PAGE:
“Location location location”

The saying goes like this:

“‘There are three things that matter in property:
location, location, location.’”

It’s also true in theatre.

I have a subscription to the Canadian Opera Company, a pair of seats in the second row. When I offer them to friends (when one or the other of us can’t make it) I’ve been told there are disadvantages to this location:

  • Surtitles are hard to read from up close
  • The orchestra is very loud
  • And some people think you need to be far away to see the full stage picture, rather than have it right in your face

Yeah right.  And sometimes I only prefer to smell chocolate or a glass of wine rather than tasting it and drinking it.NOT!

Let me interrupt this tirade to toss out a few theoretical tidbits.

Opera always seemed to be the medium for people who have a lively imagination.  Wagner expects us to imagine gods, giants, talking birds, dragons, nymphs, and rainbow bridges.  Opera composers –not just Wagner—expect us to watch lovers sing about their passion.  And for centuries we lapped it up, largely because we had no choice.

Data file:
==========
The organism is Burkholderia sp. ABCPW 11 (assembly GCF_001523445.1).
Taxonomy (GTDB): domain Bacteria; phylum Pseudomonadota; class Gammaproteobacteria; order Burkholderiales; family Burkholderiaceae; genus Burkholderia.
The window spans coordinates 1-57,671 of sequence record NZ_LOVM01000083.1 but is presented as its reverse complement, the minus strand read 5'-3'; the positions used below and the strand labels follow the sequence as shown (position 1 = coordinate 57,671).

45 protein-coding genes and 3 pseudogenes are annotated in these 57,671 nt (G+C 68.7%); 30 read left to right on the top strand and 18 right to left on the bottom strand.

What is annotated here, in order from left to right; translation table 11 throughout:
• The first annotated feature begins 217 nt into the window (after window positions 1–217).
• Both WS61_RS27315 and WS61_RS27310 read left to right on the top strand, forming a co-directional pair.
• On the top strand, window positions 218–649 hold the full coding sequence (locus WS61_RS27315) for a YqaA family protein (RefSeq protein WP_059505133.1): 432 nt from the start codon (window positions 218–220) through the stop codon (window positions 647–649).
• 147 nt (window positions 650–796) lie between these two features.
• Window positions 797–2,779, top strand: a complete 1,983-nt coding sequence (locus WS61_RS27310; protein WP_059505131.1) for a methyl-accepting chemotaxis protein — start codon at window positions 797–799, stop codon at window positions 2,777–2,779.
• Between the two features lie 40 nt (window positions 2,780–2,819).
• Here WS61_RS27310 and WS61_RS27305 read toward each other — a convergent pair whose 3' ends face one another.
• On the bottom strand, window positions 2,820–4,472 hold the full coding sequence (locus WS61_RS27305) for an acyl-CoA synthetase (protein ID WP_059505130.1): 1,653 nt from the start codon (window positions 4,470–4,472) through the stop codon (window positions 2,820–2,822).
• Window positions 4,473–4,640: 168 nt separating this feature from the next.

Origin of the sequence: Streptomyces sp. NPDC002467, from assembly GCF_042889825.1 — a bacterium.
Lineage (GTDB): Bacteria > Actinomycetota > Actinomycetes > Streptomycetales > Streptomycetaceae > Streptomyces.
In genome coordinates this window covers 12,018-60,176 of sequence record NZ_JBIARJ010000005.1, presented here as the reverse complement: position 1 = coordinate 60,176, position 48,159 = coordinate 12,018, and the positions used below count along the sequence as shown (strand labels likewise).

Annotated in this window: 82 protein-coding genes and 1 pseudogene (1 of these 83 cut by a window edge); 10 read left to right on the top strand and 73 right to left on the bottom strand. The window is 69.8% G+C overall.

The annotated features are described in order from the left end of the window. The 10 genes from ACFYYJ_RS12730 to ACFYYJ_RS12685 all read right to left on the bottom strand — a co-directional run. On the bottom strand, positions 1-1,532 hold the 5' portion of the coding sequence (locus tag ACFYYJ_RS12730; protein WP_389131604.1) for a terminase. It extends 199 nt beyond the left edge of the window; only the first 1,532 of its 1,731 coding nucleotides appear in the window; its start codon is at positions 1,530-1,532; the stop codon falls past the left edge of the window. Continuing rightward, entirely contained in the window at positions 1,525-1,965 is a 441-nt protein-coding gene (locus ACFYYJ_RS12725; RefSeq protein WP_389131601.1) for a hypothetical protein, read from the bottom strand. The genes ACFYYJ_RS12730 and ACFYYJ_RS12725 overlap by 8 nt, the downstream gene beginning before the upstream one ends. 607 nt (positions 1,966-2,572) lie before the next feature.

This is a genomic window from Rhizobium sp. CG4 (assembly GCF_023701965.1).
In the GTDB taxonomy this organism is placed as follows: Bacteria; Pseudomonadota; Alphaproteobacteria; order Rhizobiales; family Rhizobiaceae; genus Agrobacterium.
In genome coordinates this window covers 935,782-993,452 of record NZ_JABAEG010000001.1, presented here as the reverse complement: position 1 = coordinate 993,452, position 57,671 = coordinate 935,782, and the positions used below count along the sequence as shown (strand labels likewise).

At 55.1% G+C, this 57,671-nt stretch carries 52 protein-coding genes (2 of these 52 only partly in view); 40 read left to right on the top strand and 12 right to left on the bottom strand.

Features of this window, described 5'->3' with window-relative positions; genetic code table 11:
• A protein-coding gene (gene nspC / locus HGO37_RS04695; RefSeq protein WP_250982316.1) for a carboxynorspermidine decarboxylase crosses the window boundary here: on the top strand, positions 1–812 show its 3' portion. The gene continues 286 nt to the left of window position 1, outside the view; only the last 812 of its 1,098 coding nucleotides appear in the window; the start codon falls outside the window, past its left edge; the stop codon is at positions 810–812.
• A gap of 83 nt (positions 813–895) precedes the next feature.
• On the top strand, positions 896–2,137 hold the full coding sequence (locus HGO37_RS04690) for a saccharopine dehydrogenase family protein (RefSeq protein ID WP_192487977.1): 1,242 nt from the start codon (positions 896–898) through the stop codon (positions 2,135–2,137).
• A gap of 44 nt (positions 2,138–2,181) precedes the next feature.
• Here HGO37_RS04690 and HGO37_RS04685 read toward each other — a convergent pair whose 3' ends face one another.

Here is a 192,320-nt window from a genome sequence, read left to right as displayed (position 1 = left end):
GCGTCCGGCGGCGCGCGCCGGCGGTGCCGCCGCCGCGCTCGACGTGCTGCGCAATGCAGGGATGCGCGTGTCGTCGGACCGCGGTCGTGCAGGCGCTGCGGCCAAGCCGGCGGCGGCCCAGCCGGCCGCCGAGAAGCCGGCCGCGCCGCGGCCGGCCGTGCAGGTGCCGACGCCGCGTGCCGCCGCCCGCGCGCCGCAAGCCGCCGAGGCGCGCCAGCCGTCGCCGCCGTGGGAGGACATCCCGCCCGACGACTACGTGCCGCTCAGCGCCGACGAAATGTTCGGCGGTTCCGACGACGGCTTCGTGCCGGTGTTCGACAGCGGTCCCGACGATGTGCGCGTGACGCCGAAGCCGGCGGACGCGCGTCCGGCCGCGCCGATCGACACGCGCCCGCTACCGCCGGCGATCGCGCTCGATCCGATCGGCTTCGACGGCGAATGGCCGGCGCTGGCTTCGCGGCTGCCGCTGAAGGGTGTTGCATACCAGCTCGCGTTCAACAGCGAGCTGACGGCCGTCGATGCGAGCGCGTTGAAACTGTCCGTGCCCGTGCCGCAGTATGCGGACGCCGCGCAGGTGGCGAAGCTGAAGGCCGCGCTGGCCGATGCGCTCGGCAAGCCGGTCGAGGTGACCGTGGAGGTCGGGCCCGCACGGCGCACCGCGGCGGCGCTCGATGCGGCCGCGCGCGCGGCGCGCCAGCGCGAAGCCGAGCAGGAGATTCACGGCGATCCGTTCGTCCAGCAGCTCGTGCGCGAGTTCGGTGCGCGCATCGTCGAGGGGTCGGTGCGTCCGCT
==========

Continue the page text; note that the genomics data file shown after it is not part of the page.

Slavoj Zizek’s Twitter profile photo (click for his Twitter profile)

No choice?  Because there was no MTV, no film, no porn industry.  Opera was the place to go to encounter love and lust, a place for vicarious delights.  In Zizek’s Opera’s Second Death the idea is put forward that opera was replaced by Freud, Jung and the psychiatrist’s couch.